Ulverston sax star Jess Gillam, hot on the heels of her performance at this week’s BAFTA ceremony, has written to the Guardian newspaper calling for music to be made part of the core curriculum in our state schools.

I could not agree with her more. Music, that great leveller and bringer of joy is, as Jess rightly says in her letter, “part of the fabric of society; it sits at the heart of human experience and enriches so many lives”.

I hope education leaders, both in government and within the profession, don’t ignore Jess’s letter. For here is someone who is young, prodigiously talented and diligent, who knows exactly what fulfilment and opportunities music can offer. She also knows that it is not - and should not be - a rarefied part of life available only to the privileged few.

Putting music on the core curriculum would open the doors to a new, rich world for thousands of children who would not ordinarily have access to musical instruments or singing lessons; and no child should be deprived of the chance to learn an instrument because of financial constraints.

Like Jess, I grew up in Ulverston. I was lucky to go to Ulverston Victoria High School - an establishment which promoted music and which, today, has a highly regarded swing band which has put the school on the musical map.

Hopelessly unmusical myself (I tried but gave up the piano, the guitar and the recorder - the latter, much to the relief of anyone unlucky enough to find themselves within a 50-yard radius of me while I was playing), most of my family are enthsiastic amateur pianists, while my husband is too modest to admit that he is a very talented pianist indeed.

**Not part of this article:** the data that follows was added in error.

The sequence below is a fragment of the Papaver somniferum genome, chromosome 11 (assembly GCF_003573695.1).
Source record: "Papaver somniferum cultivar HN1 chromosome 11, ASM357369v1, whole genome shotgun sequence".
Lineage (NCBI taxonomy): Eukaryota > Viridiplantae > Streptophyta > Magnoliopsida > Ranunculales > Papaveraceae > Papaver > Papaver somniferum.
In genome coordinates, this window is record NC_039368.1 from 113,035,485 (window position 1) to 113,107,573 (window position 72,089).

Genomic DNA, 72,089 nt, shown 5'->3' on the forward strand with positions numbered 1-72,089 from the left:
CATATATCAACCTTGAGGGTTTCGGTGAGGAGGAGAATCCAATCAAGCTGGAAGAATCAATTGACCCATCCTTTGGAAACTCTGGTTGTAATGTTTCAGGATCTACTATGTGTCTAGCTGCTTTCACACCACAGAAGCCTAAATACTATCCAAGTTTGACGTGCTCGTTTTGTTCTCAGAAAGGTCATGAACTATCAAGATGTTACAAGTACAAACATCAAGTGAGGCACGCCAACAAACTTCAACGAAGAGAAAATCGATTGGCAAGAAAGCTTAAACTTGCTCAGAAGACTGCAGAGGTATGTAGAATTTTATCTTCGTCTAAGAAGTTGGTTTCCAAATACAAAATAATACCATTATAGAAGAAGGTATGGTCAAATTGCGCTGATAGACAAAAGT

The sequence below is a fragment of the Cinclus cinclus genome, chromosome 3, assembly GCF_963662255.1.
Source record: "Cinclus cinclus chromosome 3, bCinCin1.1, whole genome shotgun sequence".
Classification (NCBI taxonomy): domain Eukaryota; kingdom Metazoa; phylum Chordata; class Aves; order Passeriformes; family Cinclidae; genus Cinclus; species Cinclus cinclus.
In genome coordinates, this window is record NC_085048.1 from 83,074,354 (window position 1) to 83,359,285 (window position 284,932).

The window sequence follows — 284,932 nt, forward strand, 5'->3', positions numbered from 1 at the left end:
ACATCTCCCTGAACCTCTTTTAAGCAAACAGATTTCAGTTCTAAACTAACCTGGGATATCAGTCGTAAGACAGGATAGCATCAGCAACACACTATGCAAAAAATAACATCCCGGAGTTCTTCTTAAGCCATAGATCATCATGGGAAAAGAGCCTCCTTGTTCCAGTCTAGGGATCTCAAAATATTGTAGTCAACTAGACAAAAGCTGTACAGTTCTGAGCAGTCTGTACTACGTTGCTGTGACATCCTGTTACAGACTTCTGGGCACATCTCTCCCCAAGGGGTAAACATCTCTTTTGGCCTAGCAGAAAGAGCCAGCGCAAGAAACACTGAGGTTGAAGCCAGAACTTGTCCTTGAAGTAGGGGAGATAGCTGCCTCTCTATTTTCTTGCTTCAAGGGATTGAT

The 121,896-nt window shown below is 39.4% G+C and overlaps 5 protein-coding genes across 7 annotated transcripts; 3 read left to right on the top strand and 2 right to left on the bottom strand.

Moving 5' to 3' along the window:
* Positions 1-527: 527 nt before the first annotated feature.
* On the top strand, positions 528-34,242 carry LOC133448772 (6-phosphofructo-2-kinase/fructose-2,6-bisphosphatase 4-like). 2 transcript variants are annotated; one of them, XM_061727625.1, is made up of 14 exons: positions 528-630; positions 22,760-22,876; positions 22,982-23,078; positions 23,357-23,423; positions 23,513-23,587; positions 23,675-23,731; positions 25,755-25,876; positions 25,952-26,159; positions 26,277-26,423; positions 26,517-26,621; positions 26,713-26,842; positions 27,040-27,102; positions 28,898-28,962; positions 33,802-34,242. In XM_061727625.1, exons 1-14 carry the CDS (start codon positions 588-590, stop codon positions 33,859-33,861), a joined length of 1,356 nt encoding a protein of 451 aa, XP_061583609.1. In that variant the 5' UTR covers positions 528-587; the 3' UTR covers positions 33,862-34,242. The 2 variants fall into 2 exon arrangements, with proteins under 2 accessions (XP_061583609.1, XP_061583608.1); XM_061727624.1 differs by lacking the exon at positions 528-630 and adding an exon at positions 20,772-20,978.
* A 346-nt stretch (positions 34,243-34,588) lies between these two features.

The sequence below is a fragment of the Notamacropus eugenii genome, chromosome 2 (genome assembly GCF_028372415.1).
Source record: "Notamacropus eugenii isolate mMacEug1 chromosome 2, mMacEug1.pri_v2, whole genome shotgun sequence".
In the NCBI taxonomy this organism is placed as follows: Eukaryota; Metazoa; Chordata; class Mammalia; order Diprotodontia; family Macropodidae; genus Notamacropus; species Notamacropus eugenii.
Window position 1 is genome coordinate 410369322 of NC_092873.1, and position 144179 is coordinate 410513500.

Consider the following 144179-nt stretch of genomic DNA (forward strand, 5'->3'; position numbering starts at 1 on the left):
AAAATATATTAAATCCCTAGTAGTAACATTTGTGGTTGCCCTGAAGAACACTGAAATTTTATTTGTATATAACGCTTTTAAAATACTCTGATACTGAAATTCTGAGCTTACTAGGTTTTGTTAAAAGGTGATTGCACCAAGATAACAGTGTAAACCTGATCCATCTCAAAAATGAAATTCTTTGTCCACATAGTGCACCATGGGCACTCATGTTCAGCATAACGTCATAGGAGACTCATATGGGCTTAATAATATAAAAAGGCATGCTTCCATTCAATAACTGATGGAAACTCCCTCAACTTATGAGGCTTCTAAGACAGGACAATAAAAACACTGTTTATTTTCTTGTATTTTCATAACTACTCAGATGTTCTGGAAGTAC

All our parents had to find the money to put us through music lessons after school - and they managed it only because such lessons were relatively cheap. Now, I suspect that is not the case; and so music becomes a “middle class” pursuit for children, when it should not.

Back in my UVHS days, those of us not proficient in any instruments could take part in the annual school musical; and just the other evening my best friend and I spent a happy couple of hours singing along to the score of Gilbert and Sullivan’s comic operetta The Gondoliers, in which we and our schoolmates had all performed - an experience which gives us lifelong joyful memories, tinged with sadness because one of that show’s stars, a much-loved and still much-missed boy called Michael, died a few months later.

Jess Gillam has got it absolutely right: music does sit at the heart of human experience - joyful and sad. I fervently hope our leaders take note of her impassioned plea for music for all.